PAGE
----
Stronger law enforcement is critical in stopping gun crime, but it’s made more effective when we make real investments in making our communities stronger and in addressing the causes of crime before it spills over into violence. That’s why President Biden’s comprehensive approach makes sure cities and states have the funding, training, and know-how they need to invest in proven tactics including community policing, street outreach by credible messengers, hospital-based intervention, and youth programming. And it’s bolstered by additional funding to create economic opportunity with job training, expand after-school activities, and provide stable housing and other stabilizing supports necessary to reduce recidivism and help formerly incarcerated individuals reenter their communities. That’s also why the President continues to urge Congress to act on his $300 million budget request to more than double the size of the Department of Justice’s COPS community policing grant program.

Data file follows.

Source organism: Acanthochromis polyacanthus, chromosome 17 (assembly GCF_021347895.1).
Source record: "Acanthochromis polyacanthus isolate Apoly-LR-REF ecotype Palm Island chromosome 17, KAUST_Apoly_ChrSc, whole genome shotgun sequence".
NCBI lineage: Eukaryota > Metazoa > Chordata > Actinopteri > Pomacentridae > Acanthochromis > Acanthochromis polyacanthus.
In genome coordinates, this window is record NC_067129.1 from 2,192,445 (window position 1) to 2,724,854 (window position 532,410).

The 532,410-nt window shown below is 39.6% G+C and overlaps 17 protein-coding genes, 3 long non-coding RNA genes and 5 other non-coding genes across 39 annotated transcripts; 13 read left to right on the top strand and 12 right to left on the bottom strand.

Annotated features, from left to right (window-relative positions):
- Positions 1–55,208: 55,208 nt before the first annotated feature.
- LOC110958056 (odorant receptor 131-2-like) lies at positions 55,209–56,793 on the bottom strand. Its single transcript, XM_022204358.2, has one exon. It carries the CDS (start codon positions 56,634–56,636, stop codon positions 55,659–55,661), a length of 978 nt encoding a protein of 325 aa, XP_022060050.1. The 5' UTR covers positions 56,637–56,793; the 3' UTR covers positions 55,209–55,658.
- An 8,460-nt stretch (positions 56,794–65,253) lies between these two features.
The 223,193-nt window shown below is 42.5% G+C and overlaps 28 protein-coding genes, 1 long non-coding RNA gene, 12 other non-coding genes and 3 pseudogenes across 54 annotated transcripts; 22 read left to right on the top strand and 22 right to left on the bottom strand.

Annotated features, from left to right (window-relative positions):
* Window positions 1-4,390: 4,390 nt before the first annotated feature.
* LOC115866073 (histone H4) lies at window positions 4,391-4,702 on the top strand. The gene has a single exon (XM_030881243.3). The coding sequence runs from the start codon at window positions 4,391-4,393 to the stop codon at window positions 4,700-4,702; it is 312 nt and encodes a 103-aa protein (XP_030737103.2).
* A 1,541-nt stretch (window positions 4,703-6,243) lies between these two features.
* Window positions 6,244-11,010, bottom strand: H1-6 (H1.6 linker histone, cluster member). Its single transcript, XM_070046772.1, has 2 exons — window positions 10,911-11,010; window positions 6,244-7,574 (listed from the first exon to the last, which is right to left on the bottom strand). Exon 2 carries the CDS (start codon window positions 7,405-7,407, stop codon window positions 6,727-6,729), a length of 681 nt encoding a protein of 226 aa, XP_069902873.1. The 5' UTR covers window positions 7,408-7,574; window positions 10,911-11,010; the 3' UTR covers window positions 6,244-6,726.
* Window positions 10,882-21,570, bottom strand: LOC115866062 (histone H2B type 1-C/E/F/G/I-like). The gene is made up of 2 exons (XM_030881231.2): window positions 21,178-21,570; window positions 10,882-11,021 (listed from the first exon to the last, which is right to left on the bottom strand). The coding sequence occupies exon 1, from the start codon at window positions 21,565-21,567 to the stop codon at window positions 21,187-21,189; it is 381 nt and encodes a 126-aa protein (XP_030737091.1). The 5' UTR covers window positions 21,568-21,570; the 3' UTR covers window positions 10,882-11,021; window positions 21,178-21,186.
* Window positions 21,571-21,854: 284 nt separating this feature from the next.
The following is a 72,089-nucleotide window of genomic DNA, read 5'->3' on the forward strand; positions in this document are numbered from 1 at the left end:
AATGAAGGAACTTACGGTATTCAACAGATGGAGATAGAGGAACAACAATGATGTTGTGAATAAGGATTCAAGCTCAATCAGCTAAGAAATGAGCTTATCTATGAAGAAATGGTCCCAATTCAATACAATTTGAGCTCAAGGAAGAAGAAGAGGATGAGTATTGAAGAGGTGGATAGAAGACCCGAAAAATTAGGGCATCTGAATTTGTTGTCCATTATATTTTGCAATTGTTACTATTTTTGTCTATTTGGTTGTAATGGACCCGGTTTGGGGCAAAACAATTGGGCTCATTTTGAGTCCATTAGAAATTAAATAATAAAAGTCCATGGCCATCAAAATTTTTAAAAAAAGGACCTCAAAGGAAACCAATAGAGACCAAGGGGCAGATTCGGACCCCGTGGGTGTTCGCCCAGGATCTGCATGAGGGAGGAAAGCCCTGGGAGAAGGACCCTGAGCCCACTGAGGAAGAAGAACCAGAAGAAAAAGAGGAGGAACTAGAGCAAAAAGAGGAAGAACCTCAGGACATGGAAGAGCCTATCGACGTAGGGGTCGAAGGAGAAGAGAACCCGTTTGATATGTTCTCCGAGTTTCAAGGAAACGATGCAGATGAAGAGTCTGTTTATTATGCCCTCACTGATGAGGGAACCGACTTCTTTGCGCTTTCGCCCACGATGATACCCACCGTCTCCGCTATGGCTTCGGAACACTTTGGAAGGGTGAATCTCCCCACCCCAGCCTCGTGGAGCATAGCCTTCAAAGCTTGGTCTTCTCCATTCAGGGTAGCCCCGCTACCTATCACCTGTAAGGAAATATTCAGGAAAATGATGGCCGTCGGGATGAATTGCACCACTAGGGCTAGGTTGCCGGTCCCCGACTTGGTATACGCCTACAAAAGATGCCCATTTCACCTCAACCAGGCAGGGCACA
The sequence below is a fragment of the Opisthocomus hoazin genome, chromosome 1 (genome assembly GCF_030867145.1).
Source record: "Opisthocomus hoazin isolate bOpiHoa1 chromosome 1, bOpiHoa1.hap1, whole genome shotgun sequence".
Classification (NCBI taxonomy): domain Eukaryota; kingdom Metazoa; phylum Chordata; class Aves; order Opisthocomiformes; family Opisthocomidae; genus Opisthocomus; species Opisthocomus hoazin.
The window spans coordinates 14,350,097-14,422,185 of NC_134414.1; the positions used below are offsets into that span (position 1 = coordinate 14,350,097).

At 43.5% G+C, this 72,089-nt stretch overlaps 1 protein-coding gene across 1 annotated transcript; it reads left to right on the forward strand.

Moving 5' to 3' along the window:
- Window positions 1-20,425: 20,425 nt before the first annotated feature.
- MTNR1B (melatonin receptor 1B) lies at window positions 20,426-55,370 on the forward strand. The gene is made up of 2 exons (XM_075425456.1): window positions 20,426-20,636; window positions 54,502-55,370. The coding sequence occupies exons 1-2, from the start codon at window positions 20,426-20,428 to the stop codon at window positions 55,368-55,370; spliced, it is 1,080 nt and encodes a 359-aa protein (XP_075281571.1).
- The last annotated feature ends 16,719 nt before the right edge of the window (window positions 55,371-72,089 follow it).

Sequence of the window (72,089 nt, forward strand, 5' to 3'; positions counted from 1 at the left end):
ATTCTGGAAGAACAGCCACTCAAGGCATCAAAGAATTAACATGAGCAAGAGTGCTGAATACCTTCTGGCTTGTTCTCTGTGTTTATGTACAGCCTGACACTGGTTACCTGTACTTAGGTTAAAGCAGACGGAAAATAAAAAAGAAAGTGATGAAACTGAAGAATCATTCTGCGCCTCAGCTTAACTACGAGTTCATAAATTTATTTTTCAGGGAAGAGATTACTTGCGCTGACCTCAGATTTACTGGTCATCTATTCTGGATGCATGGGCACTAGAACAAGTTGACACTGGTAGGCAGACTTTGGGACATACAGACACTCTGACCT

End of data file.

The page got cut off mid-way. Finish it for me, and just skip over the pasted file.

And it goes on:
Taken together, this strategy steps up and focuses law enforcement efforts on violent offenders, stems the trafficking of illegal guns, and makes real investments in communities to intervene in and prevent gun violence. The President knows a complex and devastating challenge like the surge of gun crime we’ve seen over the last two years requires an ambitious, evidence-based response that uses every tool at our disposal, and that’s exactly what his plan does.
The President’s Comprehensive Strategy to Reduce Gun Crime